researchers discover how to stop tobacco addiction

THE ESSENTIAL

  • In the United States, substance use disorders are one of the leading causes of death among young people.
  • The stroke generates lesions in the brain, related to the obstruction or the rupture of a blood vessel.
  • Transcranial magnetic stimulation sends magnetic impulses into the brain.

Around 150,000 strokes occur each year in France. According to the Foundation for Stroke Research, 60% of stroke victims retain more or less significant neurological sequelae: motor deficit, language disorders, sensory or visual disorders. Despite this, some people find a “profit” of this accident: they manage to quit smoking suddenly. These cases have interested researchers at Brigham and Women’s Hospital, located in Boston. They found that the cerebral lesions, generated by the AVC, make it possible to stop the addiction. Their results are published in Nature Medicine.

Lesions to target

The authors used data from two cohorts of nicotine-dependent patients who subsequently suffered brain damage, usually following a stroke. They compared lesions in patients who were unable to quit smoking with lesions that resulted in remission from tobacco addiction. Next, they mapped these lesions into the overall brain circuitry. The participants smoked daily and were 56 years old, on average.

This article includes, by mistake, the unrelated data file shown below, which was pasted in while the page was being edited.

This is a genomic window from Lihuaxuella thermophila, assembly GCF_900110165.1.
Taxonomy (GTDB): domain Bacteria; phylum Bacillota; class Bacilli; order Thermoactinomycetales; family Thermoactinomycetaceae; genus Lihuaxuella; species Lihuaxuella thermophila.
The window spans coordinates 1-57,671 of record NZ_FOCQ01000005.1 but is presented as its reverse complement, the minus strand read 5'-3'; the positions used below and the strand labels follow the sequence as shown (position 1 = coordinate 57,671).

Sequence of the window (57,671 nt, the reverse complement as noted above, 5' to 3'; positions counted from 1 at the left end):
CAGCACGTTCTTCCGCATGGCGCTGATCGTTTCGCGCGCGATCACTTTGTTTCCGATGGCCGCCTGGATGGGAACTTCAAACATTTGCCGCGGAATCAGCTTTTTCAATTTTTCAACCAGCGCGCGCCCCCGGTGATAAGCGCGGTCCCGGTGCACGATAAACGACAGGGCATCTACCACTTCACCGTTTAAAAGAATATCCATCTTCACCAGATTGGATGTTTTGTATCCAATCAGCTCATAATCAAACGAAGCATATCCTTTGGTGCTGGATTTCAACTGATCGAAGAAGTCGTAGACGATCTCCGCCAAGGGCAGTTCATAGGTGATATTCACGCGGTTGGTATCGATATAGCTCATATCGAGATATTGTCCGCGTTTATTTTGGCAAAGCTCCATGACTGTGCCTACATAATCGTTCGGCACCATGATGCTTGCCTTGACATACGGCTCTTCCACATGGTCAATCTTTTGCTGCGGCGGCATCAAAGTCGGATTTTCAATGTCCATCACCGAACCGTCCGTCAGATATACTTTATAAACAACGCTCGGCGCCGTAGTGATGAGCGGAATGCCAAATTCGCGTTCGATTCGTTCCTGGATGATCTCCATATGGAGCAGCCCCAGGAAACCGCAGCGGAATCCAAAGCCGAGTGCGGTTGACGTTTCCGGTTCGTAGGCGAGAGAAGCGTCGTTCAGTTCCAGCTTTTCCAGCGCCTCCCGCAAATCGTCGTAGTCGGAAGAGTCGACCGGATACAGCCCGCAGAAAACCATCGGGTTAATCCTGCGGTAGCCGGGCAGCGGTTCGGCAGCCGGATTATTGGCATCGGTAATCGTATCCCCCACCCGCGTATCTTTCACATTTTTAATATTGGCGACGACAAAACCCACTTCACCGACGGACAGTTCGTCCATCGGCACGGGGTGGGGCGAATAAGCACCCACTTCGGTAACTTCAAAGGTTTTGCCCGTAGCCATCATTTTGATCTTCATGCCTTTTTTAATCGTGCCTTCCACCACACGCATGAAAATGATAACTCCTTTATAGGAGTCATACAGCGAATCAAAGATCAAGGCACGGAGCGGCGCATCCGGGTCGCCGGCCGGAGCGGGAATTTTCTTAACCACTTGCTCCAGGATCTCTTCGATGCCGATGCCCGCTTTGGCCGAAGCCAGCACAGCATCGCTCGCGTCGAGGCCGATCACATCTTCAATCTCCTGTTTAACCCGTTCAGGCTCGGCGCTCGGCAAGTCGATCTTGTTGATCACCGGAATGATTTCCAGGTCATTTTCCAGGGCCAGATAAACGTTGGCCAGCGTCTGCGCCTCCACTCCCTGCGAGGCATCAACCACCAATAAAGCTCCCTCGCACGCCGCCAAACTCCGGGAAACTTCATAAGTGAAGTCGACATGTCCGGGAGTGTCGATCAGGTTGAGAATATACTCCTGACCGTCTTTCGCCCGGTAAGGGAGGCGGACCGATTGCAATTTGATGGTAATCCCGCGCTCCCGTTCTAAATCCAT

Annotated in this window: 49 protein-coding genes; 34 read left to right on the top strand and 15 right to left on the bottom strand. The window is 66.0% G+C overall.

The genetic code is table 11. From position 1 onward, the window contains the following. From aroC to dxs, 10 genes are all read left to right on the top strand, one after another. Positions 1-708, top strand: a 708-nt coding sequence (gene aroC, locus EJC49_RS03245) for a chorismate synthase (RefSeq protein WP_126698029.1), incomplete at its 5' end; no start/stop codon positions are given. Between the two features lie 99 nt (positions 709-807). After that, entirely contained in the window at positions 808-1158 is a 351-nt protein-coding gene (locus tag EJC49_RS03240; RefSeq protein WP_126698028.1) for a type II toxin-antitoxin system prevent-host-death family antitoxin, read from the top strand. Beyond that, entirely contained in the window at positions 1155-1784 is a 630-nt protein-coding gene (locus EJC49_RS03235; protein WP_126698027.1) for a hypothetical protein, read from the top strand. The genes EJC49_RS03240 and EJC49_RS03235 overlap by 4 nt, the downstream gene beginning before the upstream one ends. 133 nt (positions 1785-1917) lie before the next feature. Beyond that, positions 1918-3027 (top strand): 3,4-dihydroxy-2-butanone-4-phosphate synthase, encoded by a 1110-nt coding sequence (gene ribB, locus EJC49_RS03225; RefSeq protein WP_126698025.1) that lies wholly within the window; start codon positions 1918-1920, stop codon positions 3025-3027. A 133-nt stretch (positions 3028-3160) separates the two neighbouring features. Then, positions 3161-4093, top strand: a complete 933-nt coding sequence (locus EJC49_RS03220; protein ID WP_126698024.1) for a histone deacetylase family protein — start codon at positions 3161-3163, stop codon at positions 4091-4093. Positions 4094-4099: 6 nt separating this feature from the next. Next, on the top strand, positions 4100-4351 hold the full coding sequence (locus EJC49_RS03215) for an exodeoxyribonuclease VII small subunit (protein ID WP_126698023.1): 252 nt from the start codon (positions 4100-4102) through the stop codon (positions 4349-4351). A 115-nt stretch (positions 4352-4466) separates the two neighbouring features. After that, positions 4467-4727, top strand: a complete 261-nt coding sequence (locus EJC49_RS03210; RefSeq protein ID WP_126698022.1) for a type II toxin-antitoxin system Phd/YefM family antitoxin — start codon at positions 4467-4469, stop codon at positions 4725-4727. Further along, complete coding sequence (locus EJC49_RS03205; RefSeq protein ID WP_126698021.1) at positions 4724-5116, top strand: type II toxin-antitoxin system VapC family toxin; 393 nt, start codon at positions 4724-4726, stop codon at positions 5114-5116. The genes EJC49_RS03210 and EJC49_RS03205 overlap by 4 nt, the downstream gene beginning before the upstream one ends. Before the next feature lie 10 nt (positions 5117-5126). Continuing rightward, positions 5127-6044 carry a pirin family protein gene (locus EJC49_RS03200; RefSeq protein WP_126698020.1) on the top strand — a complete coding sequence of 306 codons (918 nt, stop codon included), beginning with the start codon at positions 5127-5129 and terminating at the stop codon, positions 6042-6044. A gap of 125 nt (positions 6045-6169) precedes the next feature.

The study authors found that the lesions that led to smoking cessation corresponded to a specific brain circuit. Comparing this data to another study on lesions associated with a reduced risk of alcoholism, they noticed that it was the same brain circuit. According to them, this means that there could be a specific neural pathway, to be targeted to interrupt the addiction, whatever the substance.

A promising lead

By looking beyond particular brain regions and looking instead at the overall brain circuitry, we have found targets for addiction remission and look forward to testing them in clinical trials.“, rejoices Michael Fox, co-author of the study and researcher in the department of neurology at Brigham. “Although our findings point to therapeutic targets for addiction, we need to test these targets in randomized clinical trials..”

Deep brain stimulation, called transcranial magnetic stimulation, is already used to fight alcohol addiction. Authorized in the United States, it is still underdeveloped in France. In 2021, the Dijon CHU addiction service launched a recruitment campaign to test this method on different addictions.

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